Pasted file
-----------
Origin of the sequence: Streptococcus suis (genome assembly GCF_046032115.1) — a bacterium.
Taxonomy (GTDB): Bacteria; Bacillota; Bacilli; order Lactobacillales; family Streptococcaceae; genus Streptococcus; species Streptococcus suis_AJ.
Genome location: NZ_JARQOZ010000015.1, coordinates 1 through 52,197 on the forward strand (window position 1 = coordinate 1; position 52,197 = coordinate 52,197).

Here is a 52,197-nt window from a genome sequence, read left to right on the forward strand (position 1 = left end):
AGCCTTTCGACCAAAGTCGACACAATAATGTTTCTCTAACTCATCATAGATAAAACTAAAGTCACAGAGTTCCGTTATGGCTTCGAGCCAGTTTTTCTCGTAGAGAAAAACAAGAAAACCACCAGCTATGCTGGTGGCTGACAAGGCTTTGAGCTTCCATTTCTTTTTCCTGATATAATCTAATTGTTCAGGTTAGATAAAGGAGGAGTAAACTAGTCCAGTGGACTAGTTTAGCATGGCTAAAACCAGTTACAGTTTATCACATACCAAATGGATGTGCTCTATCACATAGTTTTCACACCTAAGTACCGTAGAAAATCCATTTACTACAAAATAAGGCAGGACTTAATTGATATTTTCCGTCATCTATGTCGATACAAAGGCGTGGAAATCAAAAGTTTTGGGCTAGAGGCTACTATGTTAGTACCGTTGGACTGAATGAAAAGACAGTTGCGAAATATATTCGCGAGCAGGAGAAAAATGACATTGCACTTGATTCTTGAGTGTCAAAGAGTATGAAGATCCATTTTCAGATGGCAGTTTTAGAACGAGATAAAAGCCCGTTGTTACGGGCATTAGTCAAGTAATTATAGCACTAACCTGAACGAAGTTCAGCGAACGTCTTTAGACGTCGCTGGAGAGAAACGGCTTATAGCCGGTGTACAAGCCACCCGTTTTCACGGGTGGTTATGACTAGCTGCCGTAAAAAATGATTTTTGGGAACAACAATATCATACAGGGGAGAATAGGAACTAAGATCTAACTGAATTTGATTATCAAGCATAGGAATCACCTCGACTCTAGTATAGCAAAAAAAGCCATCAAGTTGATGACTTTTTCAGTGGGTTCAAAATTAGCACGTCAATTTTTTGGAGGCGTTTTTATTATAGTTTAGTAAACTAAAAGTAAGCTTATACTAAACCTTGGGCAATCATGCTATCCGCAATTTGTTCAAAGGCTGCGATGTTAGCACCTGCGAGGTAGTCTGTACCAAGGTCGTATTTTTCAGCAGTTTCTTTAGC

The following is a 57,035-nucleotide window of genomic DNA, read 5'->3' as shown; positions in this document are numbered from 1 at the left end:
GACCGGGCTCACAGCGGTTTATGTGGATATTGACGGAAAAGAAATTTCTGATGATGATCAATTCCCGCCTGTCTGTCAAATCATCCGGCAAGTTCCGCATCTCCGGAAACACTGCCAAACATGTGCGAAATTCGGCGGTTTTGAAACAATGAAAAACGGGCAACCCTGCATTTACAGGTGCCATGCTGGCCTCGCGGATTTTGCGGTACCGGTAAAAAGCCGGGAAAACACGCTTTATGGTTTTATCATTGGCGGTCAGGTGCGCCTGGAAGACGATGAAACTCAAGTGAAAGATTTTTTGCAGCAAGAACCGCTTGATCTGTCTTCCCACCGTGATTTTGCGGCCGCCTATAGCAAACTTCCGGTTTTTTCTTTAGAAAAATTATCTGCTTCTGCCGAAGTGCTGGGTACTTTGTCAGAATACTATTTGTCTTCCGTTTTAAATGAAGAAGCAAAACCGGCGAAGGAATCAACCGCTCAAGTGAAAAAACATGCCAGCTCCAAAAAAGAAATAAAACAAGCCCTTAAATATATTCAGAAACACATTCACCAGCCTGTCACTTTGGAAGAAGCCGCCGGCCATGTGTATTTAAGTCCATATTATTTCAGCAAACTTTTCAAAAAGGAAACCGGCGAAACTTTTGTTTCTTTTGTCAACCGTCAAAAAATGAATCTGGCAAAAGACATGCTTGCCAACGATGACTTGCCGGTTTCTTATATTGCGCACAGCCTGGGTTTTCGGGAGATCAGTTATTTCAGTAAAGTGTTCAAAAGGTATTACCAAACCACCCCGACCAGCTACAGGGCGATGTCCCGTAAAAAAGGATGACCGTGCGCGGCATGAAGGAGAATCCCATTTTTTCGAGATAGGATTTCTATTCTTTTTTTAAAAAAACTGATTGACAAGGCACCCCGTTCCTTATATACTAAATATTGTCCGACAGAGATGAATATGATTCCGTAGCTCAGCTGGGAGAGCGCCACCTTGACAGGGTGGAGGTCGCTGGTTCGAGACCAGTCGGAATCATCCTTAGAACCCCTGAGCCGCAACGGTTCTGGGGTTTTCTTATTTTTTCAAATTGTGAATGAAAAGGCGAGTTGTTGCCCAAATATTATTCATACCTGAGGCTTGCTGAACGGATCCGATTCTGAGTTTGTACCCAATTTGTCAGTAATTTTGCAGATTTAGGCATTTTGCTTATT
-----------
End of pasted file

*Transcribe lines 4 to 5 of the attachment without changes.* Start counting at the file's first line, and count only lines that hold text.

Here is a 52,197-nt window from a genome sequence, read left to right on the forward strand (position 1 = left end):
AGCCTTTCGACCAAAGTCGACACAATAATGTTTCTCTAACTCATCATAGATAAAACTAAAGTCACAGAGTTCCGTTATGGCTTCGAGCCAGTTTTTCTCGTAGAGAAAAACAAGAAAACCACCAGCTATGCTGGTGGCTGACAAGGCTTTGAGCTTCCATTTCTTTTTCCTGATATAATCTAATTGTTCAGGTTAGATAAAGGAGGAGTAAACTAGTCCAGTGGACTAGTTTAGCATGGCTAAAACCAGTTACAGTTTATCACATACCAAATGGATGTGCTCTATCACATAGTTTTCACACCTAAGTACCGTAGAAAATCCATTTACTACAAAATAAGGCAGGACTTAATTGATATTTTCCGTCATCTATGTCGATACAAAGGCGTGGAAATCAAAAGTTTTGGGCTAGAGGCTACTATGTTAGTACCGTTGGACTGAATGAAAAGACAGTTGCGAAATATATTCGCGAGCAGGAGAAAAATGACATTGCACTTGATTCTTGAGTGTCAAAGAGTATGAAGATCCATTTTCAGATGGCAGTTTTAGAACGAGATAAAAGCCCGTTGTTACGGGCATTAGTCAAGTAATTATAGCACTAACCTGAACGAAGTTCAGCGAACGTCTTTAGACGTCGCTGGAGAGAAACGGCTTATAGCCGGTGTACAAGCCACCCGTTTTCACGGGTGGTTATGACTAGCTGCCGTAAAAAATGATTTTTGGGAACAACAATATCATACAGGGGAGAATAGGAACTAAGATCTAACTGAATTTGATTATCAAGCATAGGAATCACCTCGACTCTAGTATAGCAAAAAAAGCCATCAAGTTGATGACTTTTTCAGTGGGTTCAAAATTAGCACGTCAATTTTTTGGAGGCGTTTTTATTATAGTTTAGTAAACTAAAAGTAAGCTTATACTAAACCTTGGGCAATCATGCTATCCGCAATTTGTTCAAAGGCTGCGATGTTAGCACCTGCGAGGTAGTCTGTACCAAGGTCGTATTTTTCAGCAGTTTCTTTAGC